In pathology, columnar mucosa refers to a tissue that is covered by tall, column-shaped cells with nuclei (the part of the cell that holds the genetic material) located toward the bottom of the cell. These cells are usually taller than they are wide and they contain a substance called mucin.
Columnar mucosa is normally found in various parts of the body, including the digestive system, respiratory system, and reproductive system. In the digestive system, this type of mucosa is found in the lining of the stomach and intestines, where it secretes mucus to protect the underlying tissues from the acidic environment and digestive enzymes. In the respiratory system, it is found in the large and small airways, where it helps to trap and remove foreign particles and microorganisms. In the reproductive system, columnar mucosa is found in the lining of the uterus and fallopian tubes, where it helps to support and transport sperm and fertilized eggs.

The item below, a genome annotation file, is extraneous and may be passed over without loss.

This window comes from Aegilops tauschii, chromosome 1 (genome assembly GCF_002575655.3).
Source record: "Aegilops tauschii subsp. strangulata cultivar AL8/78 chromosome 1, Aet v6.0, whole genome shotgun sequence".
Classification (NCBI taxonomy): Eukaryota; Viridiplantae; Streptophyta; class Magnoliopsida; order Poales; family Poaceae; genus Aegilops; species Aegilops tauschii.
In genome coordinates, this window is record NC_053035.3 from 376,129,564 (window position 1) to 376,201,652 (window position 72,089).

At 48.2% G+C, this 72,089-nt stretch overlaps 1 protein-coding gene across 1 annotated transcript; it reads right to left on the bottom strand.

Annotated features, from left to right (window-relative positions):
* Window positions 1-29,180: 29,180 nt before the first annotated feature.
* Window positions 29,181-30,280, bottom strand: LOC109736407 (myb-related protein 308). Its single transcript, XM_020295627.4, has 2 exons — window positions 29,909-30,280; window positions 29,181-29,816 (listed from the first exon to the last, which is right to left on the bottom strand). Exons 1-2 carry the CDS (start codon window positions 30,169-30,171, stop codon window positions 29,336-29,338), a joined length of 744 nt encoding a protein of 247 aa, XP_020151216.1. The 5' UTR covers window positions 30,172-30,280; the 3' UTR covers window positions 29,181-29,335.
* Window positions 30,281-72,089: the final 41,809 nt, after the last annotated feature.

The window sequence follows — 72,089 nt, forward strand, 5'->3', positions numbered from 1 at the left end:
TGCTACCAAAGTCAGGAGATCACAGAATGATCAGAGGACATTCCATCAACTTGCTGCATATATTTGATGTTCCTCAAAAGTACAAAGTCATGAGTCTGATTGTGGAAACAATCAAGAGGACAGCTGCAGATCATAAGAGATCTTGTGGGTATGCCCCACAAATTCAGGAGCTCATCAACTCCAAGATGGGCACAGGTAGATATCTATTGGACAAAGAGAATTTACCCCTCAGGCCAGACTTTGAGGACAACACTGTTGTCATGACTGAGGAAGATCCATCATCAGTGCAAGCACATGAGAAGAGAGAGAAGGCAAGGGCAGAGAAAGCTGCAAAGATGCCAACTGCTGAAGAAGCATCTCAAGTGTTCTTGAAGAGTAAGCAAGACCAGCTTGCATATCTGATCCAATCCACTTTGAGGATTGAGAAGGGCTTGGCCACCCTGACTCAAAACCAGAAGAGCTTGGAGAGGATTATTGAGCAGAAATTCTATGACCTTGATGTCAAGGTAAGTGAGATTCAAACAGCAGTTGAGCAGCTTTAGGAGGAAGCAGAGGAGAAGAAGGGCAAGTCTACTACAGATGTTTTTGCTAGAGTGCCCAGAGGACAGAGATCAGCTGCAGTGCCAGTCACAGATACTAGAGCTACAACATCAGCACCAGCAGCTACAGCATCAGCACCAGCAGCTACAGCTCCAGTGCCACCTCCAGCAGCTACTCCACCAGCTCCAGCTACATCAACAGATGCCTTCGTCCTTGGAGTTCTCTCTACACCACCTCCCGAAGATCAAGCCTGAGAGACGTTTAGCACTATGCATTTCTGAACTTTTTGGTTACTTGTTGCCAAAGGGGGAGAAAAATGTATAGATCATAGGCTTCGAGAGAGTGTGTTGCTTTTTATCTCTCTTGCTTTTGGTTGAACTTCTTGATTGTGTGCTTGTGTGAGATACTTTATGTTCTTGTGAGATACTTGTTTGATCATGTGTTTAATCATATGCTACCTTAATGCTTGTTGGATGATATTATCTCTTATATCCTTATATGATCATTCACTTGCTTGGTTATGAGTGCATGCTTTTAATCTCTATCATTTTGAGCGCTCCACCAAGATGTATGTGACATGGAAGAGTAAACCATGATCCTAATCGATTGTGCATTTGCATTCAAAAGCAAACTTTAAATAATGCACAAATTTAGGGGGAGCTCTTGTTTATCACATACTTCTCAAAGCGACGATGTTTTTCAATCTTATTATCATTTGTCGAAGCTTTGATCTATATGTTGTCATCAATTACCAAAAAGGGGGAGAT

It is normal to find columnar mucosa at the end of the esophagus in an area called the gastroesophageal junction. In this area, this type of mucosa is often seen with squamous mucosa which covers most of the esophagus. Doctors often perform biopsies of the gastroesophageal junction to look for a disease called Barrett’s esophagus. In Barrett’s esophagus, the normal columnar mucosa of the gastroesophageal contains specialized goblet cells that are normally found in the intestines. This change from normal columnar mucosa to goblet cell-containing intestinal-type mucosa is called intestinal metaplasia.
This article was written by doctors to help you read and understand your pathology report. Contact us if you have questions about this article or your pathology report. For a complete introduction to your pathology report, read this article.